Today, October 6, 2020, CLIA announced an update to their mandatory health protocols. Last month the Cruise Line Industry Association (CLIA) gave us a glimpse of what the future of cruising might look like when the option to take a cruise returns.
Originally CLIA had suggested mandatory negative covid-19 tests for all guests and crew members prior to embarkation of sailings in U.S. ports / in the Americas. Today’s update to the mandatory health protocols changes that requirement from US based cruises to global embarkation.
Official Announcement from CLIA Regarding Mandatory Health Protocols: October 6, 2020
CLIA ocean cruise line members worldwide have agreed to conduct 100% testing of passengers and crew on all ships with a capacity to carry 250 or more persons—with a negative test required for any embarkation. This is a travel industry first and an example of the cruise industry leading the way. We see testing as an important initial step to a multi-layered approach that we believe validates the industry’s commitment to making health, safety, and the well-being of the passengers, the crew, and the communities we visit our top priority.Cruise Line Industry Association (CLIA)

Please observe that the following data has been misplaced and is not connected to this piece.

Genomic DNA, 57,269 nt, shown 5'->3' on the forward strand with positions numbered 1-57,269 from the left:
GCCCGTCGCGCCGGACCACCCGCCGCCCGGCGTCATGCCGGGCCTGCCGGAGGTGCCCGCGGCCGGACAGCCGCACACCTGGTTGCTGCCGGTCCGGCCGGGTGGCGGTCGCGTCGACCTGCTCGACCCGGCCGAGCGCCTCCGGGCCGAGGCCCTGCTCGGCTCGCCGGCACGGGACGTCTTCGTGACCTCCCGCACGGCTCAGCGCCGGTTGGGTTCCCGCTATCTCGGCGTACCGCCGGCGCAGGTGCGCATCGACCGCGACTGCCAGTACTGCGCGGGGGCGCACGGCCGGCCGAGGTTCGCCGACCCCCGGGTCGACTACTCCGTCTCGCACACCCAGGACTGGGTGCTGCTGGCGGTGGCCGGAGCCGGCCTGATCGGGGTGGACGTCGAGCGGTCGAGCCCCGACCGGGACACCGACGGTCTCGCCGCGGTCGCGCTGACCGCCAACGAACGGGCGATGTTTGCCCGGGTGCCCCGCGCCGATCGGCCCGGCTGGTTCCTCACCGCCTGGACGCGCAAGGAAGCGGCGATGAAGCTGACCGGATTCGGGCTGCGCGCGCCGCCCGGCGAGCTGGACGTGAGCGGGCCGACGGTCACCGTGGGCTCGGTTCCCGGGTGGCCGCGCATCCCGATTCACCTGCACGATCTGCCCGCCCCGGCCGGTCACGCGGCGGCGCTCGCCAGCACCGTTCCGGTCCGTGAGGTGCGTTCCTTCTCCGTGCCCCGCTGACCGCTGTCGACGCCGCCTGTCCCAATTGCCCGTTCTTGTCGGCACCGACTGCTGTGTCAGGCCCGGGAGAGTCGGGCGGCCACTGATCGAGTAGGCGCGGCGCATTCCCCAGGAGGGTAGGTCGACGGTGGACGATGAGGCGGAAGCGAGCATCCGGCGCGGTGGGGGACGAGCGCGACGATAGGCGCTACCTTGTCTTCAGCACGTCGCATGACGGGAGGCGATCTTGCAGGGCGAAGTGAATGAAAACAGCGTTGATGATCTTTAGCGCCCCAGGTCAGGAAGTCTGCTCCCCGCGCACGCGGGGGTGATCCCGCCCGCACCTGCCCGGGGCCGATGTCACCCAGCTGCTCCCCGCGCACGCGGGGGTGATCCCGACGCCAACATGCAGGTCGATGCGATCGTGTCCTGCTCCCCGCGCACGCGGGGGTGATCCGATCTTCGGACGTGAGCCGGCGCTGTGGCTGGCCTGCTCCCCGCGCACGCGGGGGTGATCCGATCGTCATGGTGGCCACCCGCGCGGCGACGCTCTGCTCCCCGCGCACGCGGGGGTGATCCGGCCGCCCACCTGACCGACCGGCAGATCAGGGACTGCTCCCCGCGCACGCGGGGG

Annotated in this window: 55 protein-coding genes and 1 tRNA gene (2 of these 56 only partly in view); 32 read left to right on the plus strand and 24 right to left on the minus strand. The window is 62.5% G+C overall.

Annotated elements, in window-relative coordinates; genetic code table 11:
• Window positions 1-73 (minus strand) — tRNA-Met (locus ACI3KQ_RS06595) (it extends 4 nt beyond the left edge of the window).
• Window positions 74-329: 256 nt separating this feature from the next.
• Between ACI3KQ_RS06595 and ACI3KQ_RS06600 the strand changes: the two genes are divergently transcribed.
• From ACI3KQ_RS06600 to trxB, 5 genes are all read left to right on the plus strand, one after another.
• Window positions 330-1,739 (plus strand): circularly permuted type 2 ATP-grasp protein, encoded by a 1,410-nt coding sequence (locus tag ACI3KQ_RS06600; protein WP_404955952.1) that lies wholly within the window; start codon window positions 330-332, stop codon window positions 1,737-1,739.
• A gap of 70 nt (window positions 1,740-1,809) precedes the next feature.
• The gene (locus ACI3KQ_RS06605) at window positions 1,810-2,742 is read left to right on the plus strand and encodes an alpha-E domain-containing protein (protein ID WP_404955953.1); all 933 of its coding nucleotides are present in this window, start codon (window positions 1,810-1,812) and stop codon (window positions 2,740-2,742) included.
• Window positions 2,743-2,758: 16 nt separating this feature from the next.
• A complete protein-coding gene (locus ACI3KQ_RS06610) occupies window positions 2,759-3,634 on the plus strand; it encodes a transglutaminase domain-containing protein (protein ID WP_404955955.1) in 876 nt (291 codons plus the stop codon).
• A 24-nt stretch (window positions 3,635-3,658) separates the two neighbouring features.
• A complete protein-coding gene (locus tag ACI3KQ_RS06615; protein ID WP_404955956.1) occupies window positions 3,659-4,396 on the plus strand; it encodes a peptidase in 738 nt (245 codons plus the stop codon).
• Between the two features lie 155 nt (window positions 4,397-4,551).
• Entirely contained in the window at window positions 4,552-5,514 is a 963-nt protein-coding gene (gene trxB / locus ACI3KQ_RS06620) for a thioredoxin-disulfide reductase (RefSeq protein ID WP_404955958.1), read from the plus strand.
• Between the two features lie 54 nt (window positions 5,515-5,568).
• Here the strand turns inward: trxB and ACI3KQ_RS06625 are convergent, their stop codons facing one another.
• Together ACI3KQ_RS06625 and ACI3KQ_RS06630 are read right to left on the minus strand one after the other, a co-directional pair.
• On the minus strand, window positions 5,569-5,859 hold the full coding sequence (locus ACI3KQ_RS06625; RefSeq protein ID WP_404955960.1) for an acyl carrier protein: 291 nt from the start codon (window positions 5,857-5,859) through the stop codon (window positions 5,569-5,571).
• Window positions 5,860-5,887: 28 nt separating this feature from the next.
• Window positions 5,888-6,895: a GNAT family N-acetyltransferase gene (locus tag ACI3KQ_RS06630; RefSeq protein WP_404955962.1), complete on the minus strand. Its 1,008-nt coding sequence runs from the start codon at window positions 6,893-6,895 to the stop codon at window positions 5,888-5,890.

Mandatory 100% testing with negative results is important and helps consumer confidence. Still, there is plenty of reason to wonder about the effectiveness of this policy. Between false positives and the incubation period of the Coronavirus, is a negative a few days before — or even the morning of embarkation — a guarantee that the test is accurate or the person won’t test positive during the cruise?
Personally, I’m in the group of people who are ready to get on a cruise ship and will do so as soon as cruises resume. Mandatory health protocols, systems and policies to ensure the safety of guests and crew, and my own cautiousness on board are enough to restore my confidence. Yet I’m not sure this announcement will lessen the odds of getting the virus in a meaningful way.